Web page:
Whilst I’ve spent my past few weeks in my own research bubble, in a haze of editing and re-editing my chapter, the latest celebrity scandal has been raging. And this time with a potentially feminist twist. The story concerns Tulisa, star of X-Factor and N-Dubz, and her sex life. For those that haven’t heard about this ‘controversy’, a video of Tulisa and an unidentifiable man, involved in an ‘intimate moment’, as she herself describes it, has been splashed about online. This ‘sex tape scandal’ is nothing new in the world of celebrities, and is certainly not something unheard of in the internet and media representations of famous women. What has distinguished this episode from the likes of Paris Hilton and Pamela Anderson, however, has been Tulisa’s personal response. Instead of meekly enduring the Tabloid and online ‘discussions’ denigrating her a slut, she spoke out. When faced with such a scandal, typically women are presented as objects, subjected to male control, literally, in the actions of the footage, and figuratively, as this footage is leaked by the male party, and broadcast in the media, predominantly controlled by a male body. As a response to this, women are shamed, becoming the Mary Magdalene’s of their time, and categorised as the ‘whore’ of the virgin / whore dichotomy. The power of female sexuality is a double edged sword. Women are simultaneously depicted and treated as sexual objects, yet the moment they appear to actually take on this role, they are denigrated, lost as a ‘whore’. We are obsessed with female sexuality. And a video ‘scandal’ such as this one, demonstrates this fact, and the paradox it contains, ever more clearly. It seems to me, to be an issue of control: culturally we enforce an image of women as sex objects, and this is the key term – ‘object’ – the moment this becomes broken, and the women takes on a position of sex subject, arguably the position society demands?, she is categorised as ‘fallen’.
In the wake of such videos, women typically try to regain ‘face’ through modesty. Interestingly the very body-centred terminology utilised here is significant: when dealing with a physical and bodily depiction of female sexuality, literally embodied by the female physical form, the response of modesty must be equally ’embodied’. This can be evidenced through the interviews and depictions of such stars, who appear conforming to idealised and conservative paradigms of demure femininity: a covered body, natural make-up, nothing too explicit. Women, and the representation of women, are limited to the physical. Further confirming the objectification of women.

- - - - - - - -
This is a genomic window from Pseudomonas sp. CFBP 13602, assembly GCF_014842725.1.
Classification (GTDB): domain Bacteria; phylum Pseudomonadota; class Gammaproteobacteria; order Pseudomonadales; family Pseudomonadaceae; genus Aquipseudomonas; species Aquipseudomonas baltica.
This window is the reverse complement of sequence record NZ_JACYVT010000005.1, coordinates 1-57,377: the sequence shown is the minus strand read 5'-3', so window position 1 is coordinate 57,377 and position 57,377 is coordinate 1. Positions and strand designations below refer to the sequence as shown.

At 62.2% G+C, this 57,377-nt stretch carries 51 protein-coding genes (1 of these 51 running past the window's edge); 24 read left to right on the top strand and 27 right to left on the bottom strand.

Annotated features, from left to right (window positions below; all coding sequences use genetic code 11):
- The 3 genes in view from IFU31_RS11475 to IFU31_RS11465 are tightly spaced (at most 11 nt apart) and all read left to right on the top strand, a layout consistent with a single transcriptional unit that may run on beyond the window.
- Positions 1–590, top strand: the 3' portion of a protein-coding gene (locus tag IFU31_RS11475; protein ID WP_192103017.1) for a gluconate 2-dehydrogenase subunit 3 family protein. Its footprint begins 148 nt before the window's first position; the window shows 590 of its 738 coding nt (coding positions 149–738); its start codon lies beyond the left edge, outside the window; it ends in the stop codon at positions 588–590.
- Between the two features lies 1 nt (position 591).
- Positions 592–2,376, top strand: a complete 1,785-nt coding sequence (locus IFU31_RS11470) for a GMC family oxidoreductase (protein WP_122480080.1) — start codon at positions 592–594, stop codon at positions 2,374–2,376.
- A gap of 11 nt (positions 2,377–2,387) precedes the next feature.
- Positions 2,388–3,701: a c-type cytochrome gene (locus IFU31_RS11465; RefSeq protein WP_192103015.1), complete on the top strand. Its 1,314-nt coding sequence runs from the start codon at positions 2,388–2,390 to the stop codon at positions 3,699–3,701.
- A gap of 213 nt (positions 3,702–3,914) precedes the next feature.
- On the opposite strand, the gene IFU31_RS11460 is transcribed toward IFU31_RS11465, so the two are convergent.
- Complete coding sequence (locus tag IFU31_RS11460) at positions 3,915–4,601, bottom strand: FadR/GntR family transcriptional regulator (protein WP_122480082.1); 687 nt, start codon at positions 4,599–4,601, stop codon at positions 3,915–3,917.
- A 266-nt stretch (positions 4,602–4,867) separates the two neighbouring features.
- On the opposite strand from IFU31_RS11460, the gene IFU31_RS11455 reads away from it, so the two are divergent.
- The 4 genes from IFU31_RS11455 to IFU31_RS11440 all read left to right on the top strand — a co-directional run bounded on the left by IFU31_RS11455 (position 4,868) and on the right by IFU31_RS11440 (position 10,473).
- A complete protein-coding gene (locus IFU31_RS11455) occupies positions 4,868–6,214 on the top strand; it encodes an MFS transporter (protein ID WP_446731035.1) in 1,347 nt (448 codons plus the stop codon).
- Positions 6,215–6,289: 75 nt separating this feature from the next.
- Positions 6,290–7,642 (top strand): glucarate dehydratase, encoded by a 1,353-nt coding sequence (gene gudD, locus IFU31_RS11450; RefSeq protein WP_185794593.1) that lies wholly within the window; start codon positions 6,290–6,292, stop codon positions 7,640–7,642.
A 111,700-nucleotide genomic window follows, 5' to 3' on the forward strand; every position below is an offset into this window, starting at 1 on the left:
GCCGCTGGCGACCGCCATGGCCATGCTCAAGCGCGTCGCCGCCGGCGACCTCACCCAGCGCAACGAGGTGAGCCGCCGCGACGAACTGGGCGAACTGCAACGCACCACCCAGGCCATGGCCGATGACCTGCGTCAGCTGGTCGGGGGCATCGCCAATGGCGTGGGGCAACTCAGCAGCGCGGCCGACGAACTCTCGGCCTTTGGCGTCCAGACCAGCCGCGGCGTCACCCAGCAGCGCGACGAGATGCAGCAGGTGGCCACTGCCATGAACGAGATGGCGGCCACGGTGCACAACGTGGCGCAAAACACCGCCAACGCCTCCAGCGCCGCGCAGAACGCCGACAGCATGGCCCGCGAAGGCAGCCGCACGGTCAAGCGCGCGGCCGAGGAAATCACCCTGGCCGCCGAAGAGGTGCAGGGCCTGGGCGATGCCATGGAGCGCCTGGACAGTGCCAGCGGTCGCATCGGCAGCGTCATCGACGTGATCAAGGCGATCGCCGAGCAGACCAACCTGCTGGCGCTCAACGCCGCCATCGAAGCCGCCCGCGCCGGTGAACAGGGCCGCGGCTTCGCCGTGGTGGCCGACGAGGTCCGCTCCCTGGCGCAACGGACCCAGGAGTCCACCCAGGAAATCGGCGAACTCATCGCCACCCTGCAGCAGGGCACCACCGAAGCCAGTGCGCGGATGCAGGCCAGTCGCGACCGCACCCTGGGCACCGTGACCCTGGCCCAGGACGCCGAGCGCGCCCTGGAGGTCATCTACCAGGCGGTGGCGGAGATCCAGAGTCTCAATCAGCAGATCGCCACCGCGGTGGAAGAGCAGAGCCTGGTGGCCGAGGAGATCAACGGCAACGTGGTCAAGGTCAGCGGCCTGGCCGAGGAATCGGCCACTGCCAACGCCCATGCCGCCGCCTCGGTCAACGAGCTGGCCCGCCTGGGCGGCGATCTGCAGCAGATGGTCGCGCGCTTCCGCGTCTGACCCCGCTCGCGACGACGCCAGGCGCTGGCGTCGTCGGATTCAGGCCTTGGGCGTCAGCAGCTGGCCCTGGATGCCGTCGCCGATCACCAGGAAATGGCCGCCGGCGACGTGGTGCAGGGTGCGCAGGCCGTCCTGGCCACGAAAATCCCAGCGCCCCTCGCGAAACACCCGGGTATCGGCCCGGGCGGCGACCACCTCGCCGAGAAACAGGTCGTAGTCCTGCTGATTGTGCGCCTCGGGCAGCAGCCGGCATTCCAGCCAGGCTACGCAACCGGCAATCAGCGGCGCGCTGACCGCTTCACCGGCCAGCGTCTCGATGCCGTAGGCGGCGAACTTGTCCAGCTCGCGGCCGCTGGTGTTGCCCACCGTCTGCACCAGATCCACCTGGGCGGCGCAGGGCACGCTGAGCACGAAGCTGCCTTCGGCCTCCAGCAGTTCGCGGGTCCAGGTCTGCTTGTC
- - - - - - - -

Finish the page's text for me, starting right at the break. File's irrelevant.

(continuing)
Tulisa, however, is being termed a hero, and a feminist one at that, for breaking with this representation. She published a video online, in which she speaks out about this scandal, the video, and her sex life. In doing so, she gives the body a voice, she embodies a voice. This response has led journalists to crown her a feminist hero. The Guardian’s Eva Wiseman declares ‘as well as being a threat to the traditional post-sex tape narrative, where the woman is quietly disgraced, this was an unlikely feminist moment’. The reason this was brought to my attention was precisely because of this declaration of Tulisa as a ‘feminist hero’. ‘Feminist hero?!’, I scorned to myself, ‘what are we coming to?’. And I wondered what other responses there could be to this event, and to such a declaration. Surely, if Tulisa is endorsing sex, she’s the image of a feminist hero promoted by a post-feminist 1990s sort of feminist discourse, endorsing free sexuality. But this isn’t the issue at stake here. The fact is, in her video response, Tulisa does not condone sex and sex alone; what she focuses on is love and relationships. It is the media coverage of this story that has focused on pure sex and nothing else. All this serves to do is further confirm the suspicion that we really are obsessed with sex, and more specifically female sexuality. In fact, such a slant on the media coverage merely endorses the sexual objectification of women. And it is because of Tulisa’s response to this slant that she is afforded the accolade ‘feminist hero’. My initial thoughts scorning her as feminist, are revelatory: it depicts the snobbery inherent in certain feminist discourses which limit the image of ‘proper’ feminism to a certain type of privileged, non-main-stream, probably academic, paradigm. But this isn’t feminism. Feminism as such doesn’t exist. In fact, feminism in the singular does not exist, nor should it. We need to embrace feminismS. Plurality. This is why Tulisa, actually, can be seen as a great feminist figure. Not only does she fight a sexualised objectified rhetoric of femininity by embodying a voice, and as such a power, she does so in the media spotlight, a position from which it is, arguably, difficult to gain such a position of power given the constant judging and pressure with which a celebrity figure is faced. And she does so promoting a specific message: if you judge, it reveals who you are, and not who the person being judged is. This is a significant message which we should remember. As she declares it, she is revealing those who denigrated her as a ‘slut’ to be sex-obsessed cretins focused on controlling and condemning women. What’s more, she declares this from a position of power. What’s not feminist about that?
We need more strong pro-women figures like Tulisa, who are readily accessible in our every day lives. Afterall, her message will possibly reach millions. That to me is true feminism, a feminism from the grass roots, for the average person, reaching the masses. Go Tulisa.
This has been a response to the article in the Guardian available here.